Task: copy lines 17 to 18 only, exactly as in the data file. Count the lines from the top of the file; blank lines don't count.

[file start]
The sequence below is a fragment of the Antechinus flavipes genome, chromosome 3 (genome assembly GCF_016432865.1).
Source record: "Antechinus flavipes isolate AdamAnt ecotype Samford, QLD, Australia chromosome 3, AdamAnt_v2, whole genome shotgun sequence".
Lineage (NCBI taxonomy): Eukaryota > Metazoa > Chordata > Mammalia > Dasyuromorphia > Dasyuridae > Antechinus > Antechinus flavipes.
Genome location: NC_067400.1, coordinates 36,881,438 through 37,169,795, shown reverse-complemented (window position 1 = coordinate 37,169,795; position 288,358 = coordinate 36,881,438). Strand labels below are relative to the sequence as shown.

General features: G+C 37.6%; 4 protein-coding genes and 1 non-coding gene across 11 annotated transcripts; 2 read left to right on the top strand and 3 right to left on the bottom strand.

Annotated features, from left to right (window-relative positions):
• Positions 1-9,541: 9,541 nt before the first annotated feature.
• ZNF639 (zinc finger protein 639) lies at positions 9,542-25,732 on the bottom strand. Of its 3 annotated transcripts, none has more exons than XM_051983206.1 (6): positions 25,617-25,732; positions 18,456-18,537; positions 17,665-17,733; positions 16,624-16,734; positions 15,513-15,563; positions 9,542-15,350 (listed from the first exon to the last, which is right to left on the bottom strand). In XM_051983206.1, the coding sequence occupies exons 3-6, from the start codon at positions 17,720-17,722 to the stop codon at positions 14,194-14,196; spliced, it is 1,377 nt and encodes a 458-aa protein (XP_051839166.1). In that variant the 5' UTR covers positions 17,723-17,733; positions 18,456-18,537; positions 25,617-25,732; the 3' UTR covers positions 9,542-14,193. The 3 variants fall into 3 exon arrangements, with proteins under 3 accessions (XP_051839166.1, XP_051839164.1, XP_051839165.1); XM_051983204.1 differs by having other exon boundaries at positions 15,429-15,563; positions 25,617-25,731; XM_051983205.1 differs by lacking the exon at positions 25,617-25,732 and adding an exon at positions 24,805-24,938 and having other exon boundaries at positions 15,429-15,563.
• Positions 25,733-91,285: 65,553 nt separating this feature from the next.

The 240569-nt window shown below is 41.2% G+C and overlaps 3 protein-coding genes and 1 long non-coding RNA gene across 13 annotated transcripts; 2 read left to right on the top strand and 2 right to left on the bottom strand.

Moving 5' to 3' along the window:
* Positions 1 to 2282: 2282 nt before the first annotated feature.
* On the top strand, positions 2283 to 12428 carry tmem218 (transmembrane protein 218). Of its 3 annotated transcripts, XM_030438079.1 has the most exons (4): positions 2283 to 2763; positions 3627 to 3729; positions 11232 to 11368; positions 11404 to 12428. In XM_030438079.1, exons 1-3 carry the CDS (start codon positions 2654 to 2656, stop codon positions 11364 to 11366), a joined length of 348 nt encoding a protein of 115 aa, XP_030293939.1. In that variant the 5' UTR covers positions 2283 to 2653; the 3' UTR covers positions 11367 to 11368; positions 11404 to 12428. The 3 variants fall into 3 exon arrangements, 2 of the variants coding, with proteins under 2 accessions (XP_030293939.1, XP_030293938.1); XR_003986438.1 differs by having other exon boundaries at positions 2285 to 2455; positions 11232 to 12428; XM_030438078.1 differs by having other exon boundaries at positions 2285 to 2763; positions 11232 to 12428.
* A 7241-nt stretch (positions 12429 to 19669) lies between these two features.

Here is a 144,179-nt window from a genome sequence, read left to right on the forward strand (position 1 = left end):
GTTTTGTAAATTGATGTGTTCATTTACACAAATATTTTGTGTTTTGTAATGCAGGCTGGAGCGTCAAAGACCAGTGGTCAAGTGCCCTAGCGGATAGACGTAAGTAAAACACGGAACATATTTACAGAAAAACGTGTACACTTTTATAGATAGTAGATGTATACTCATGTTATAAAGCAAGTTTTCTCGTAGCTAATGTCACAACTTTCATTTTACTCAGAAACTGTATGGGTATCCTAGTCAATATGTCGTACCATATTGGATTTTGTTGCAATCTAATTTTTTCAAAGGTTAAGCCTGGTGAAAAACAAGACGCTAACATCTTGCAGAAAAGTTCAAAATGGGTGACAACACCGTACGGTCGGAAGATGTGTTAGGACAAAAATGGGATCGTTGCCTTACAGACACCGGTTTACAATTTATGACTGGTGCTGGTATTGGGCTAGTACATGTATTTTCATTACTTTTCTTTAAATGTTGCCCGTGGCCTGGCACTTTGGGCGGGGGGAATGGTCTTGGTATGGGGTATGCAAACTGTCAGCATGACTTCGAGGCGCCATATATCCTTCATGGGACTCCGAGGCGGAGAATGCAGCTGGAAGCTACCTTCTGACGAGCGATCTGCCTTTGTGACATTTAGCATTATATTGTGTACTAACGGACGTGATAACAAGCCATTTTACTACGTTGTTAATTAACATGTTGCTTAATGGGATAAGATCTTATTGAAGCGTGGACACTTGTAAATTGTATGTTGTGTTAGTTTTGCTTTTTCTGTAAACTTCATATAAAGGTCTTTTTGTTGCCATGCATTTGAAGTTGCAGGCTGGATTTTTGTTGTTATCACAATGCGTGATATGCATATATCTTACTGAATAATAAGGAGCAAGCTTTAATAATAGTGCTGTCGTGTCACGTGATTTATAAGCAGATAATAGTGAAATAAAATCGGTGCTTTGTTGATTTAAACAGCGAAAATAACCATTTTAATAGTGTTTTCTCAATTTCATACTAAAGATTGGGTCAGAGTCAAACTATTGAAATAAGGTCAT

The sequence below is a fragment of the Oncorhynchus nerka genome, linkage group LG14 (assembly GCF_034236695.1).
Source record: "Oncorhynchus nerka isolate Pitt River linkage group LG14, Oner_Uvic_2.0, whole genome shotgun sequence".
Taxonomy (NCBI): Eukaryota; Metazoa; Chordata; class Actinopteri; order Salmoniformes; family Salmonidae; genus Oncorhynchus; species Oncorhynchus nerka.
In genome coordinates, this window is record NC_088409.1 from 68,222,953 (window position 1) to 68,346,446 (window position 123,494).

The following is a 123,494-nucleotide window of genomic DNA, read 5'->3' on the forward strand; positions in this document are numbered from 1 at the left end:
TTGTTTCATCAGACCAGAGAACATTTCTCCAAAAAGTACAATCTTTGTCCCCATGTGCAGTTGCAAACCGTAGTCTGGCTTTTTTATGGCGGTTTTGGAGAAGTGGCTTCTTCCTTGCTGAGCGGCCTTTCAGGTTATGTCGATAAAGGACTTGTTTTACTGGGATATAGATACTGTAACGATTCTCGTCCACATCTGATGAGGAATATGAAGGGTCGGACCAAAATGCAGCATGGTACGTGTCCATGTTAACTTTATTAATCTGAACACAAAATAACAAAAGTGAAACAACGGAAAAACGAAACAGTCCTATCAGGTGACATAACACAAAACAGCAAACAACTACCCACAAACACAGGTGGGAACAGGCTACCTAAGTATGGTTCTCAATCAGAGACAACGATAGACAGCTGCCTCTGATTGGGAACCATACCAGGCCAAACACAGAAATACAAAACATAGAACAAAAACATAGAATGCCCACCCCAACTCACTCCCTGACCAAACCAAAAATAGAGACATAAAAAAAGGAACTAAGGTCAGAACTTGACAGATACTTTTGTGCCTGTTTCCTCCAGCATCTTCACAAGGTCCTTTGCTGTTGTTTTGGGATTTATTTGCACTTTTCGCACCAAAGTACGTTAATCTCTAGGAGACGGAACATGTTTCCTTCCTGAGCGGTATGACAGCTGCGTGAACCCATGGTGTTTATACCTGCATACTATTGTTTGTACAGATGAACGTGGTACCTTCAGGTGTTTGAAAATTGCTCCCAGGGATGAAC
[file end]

The sequence below is a fragment of the Oncorhynchus nerka genome, linkage group LG14 (assembly GCF_034236695.1).
Source record: "Oncorhynchus nerka isolate Pitt River linkage group LG14, Oner_Uvic_2.0, whole genome shotgun sequence".